Setting up a Raised Bed Garden

Published: May 29, 2020

Why a Raised Bed?

Do you live in an area with less than ideal soil? Raised beds give you control over the soil in which you are growing your plants. The quality of the soil you start out with is one biggest differences in the outcome of your crops. Raised beds can put the plants at eye level or at a level that is less strenuous on your back. Having your crops at a higher elevation allows for better observation of pests issues and easier access to the crops. Raised garden beds look a lot nicer and provide a cleaner more aesthetic look to the exterior of your house.

Planning your Garden

Group of Raised Garden Beds

Raised Bed Kits come in a myriad of shapes and sizes to best suit your space. You'll want to pick a spot that receives full sun for most of the day or at least 6 hours. When choosing a spot, find one that is relatively level as you will want the top of your bed to be as level as possible. Also take into consideration the proximity of the raised beds to your home and water source. Is there a spigot close by that will not require you to completely unroll a hose every day? Distance from your home can also be a huge factor in whether or not you're going to inspect and tend to the crops after a long day at work. Spending time each day is a great way to catch and diseases or pests early and prevent them from destroying your crops.

Other things to consider are potential predators, do you live in an area with lots of little animals that will nibble on your vegetables? Keeping the garden closer to your home may discourage certain animals from cashing in on a free all you can eat buffet, while not 100% full proof there are also some annuals such as marigolds that you can sprinkle in and around your garden that will fend off animals such as deer and rabbits. You will also want to consider the environmental conditions of the area. Is there a lot of run off when it rains? Does water tend to pool in the area? You don't want to drown your plants over time so if there is a lot of runoff coming into your garden you may want to build a French drain to divert the excess water around.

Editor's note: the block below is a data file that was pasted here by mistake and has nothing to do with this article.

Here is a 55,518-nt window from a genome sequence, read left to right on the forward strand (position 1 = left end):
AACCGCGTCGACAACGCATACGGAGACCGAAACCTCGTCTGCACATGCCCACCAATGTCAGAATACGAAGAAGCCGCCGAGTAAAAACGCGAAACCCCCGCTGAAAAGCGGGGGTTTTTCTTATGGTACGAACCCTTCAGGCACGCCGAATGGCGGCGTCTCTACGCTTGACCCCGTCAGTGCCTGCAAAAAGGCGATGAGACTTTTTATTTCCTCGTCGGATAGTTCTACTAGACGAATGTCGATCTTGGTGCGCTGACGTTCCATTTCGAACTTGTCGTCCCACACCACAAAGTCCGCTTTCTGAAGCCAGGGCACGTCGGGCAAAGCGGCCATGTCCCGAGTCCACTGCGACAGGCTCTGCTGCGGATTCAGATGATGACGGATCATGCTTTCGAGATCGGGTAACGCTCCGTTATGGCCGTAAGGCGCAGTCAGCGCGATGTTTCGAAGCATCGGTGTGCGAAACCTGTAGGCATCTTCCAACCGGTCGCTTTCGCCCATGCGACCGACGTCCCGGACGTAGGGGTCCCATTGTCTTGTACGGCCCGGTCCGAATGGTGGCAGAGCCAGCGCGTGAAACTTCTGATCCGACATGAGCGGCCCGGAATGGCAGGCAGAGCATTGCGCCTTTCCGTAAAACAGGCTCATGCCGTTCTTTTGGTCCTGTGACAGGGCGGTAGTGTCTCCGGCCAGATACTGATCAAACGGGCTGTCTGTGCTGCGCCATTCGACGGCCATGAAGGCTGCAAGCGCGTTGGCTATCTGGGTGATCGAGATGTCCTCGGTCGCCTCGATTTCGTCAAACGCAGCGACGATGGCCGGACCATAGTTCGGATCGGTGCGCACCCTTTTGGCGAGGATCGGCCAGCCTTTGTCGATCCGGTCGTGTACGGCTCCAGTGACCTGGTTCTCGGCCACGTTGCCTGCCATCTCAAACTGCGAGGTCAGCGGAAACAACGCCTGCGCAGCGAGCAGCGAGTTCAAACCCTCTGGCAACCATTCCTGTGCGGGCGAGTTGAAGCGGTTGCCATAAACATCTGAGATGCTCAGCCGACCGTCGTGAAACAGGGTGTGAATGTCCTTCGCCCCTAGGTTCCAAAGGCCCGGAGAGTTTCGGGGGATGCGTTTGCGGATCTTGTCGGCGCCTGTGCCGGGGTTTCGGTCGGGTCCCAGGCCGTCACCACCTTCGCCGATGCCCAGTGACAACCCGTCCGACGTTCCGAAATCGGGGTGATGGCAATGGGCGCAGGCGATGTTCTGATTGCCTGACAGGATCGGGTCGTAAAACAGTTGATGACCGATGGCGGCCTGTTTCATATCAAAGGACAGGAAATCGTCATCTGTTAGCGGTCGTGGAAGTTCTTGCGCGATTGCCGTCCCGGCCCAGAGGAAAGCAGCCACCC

Prepare the Area

Unless you are truly fortunate to have a bare level patch of land already available for a raised bed, then you will need to do some work to prepare. If there is currently grass in the area you should either remove it or if you're willing to wait smother it with compost. If you have weeds in the area you will want to make sure these are removed as best as possible, either digging them out by hand or other longer processes such as solarization. If there are shrubs in the area you can just remove these and grind the stumps does if necessary, overtime the roots will break down and add nutrients into the soil.

Fill Your Bed

Once the area is prepared and the bed is placed fill the bed with a good quality soil to give your garden a good jump start with plenty of nutrients. Keep in mind the soil will pack down a little over the next month so don't be afraid to fill the bed to the brim or close to it. After the bed is filled and your ready to plant, you can sow your seeds or plant any already established plants.

Interested in setting up your own raised garden bed, check our our line of raised garden bed kits.

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